The Estimate, a newsletter published since 1989, has been on hiatus while it converts to an online publication. In the meantime, this blog is intended to provide analysis to our loyal subscribers, who will receive subscriptions when we are up and running. Meanwhile you may still access the old archive here, and we'll be reporting more and more frequently on our progress.

Watch this space for more news, and please check out the poll of subscribers (below and right), which may add questions as time goes on.

Sunday, February 1, 2009

Follow Me at MEI Editor's Blog

I never actually got this Estimate Blog going. But I've now got a blog at the Middle East Institute in my capacity as Editor of The Middle East Journal: The MEI Editor's Blog. If you find this blog and are looking for me, come on over and sit a spell.

Tuesday, October 9, 2007

The Lebanese Presidential Elections

With Lebanon's Presidential elections -- which are conducted in Parliament, not at the polls -- due to take place sometime before President Emile Lahoud's term ends in late November, maneuvering has been increasingly intense among the various factions. The US has been issuing warnings for Syria to stay out of the Presidential elections, and some editorialists have been expressing the view that the majority (that is, the existing government of Fuad Seniora) should not be interfered with by the opposition (Hizbullah, Nabih Berri, Michel 'Aoun, and others more or less aligned with Lahoud and with Syria). This, however, overlooks the fundamental principle on which Lebanon's delicate political house of cards is based.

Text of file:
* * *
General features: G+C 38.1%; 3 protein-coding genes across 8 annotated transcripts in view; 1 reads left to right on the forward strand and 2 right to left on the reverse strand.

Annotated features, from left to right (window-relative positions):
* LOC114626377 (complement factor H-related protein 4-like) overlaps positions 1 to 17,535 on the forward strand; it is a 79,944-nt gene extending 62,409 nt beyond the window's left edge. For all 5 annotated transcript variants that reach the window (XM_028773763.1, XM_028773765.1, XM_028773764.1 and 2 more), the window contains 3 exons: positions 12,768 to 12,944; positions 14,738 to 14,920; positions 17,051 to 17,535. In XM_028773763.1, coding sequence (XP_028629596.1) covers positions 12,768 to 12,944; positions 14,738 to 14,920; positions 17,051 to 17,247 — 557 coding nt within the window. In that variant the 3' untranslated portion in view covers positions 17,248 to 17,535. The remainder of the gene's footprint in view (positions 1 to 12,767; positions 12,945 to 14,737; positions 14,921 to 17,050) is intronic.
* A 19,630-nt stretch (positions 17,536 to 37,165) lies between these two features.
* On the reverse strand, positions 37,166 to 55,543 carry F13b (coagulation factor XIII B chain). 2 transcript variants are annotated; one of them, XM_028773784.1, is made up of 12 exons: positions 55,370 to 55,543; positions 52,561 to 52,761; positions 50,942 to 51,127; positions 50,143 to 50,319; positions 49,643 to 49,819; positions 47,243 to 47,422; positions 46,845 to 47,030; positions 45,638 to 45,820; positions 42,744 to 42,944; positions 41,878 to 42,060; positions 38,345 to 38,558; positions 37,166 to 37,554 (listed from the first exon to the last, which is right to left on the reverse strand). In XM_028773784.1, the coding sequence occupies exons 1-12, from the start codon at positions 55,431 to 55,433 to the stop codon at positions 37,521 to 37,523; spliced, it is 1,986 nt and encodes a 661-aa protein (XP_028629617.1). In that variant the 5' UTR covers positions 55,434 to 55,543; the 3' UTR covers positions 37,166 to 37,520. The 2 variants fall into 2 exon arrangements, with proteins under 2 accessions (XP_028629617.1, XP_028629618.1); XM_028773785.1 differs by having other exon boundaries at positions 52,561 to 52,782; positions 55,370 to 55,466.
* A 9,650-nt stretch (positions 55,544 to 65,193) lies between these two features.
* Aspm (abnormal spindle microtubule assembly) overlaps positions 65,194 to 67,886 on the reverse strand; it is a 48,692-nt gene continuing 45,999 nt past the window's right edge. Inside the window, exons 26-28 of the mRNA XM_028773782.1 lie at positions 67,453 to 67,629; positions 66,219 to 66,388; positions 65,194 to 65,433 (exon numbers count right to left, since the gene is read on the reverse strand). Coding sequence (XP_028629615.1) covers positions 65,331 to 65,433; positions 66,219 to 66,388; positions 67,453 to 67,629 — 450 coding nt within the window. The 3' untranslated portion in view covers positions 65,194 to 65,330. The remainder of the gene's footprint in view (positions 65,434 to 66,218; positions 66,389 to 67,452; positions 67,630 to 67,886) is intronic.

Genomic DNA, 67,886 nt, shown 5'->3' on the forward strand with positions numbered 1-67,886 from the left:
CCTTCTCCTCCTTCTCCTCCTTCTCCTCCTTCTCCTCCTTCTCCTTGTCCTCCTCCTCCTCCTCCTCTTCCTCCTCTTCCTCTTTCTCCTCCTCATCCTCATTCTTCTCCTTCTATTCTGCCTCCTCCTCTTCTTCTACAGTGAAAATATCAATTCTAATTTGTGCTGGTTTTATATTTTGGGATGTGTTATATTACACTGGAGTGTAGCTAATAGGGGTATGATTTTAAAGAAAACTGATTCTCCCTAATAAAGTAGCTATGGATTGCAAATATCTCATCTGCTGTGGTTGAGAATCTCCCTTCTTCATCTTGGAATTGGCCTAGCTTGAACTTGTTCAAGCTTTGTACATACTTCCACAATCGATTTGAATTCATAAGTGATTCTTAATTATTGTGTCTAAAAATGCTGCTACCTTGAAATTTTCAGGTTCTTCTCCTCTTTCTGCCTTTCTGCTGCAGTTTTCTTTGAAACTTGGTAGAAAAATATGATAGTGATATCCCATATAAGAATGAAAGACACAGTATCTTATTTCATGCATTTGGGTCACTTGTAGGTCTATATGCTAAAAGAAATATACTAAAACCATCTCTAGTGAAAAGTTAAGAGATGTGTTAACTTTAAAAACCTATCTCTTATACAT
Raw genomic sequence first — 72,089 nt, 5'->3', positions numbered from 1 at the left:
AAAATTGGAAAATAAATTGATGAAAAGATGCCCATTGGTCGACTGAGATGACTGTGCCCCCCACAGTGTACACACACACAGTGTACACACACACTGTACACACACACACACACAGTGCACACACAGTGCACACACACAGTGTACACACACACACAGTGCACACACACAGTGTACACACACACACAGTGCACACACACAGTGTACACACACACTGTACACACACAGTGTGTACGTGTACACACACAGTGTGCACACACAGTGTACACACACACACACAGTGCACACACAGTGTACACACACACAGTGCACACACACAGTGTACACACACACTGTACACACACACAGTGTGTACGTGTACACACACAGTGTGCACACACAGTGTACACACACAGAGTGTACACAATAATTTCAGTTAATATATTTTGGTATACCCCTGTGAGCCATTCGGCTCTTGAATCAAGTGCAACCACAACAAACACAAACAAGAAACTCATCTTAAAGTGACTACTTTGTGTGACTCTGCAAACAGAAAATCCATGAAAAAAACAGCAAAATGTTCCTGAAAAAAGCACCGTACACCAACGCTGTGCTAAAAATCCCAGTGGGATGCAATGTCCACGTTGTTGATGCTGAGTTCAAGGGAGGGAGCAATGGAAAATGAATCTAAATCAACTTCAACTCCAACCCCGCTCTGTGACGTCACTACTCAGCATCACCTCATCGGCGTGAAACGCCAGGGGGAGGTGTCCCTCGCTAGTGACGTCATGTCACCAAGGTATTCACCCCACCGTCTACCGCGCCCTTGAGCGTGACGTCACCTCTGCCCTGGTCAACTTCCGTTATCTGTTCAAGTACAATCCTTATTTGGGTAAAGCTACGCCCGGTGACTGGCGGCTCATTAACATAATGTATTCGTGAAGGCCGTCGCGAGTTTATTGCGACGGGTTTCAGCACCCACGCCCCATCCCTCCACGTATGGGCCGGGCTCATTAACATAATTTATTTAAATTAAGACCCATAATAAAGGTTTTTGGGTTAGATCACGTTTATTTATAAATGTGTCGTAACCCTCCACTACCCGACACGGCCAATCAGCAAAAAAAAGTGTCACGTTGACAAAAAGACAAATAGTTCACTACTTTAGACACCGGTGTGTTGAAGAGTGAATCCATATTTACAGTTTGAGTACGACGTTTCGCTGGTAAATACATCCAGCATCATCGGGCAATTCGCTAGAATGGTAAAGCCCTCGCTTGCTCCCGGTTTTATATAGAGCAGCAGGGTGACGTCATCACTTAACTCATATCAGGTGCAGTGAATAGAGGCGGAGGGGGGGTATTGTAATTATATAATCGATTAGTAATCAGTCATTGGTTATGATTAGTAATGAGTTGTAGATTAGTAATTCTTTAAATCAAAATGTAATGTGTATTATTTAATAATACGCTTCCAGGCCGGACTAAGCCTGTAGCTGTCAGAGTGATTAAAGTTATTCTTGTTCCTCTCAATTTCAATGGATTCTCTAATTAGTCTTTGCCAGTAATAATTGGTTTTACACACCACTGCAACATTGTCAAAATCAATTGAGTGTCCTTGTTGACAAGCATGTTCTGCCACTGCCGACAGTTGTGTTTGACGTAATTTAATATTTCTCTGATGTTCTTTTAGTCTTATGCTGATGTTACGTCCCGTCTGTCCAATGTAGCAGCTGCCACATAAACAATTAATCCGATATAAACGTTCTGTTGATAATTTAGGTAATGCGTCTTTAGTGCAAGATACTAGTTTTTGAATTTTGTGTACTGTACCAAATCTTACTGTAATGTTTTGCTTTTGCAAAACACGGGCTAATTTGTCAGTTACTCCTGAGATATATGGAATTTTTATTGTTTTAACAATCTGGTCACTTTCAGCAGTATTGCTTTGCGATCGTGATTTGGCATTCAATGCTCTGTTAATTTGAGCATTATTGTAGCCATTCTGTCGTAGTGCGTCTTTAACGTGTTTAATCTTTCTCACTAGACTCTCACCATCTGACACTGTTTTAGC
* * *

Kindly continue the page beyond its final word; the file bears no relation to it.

Even before the long Lebanese civil war of 1975-1990, Michael Hudson published a book called The Precarious Republic. Its precariousness endures. By its very genesis in the National Pact of 1943, as amended in the Ta'if Accords of 1989, the Lebanese republic depends for its survival on building consensus among its multi-confessional power blocs. This has ususally been achieved through compromise and dealmaking, through the Arab concept of shura or consultation, rather than through confrontation. The present dilemma is created by a clash between the traditional consultative approach to achieving consensus and a more Western-style concept of government and opposition in which the majority carries the day. So long as the existing government of Prime Minister Seniora has sought to identify a Presidential candidate, Hizbullah and its allies have threatened to deny a quorum in Parliament to elect any candidate on whom they have not agreed.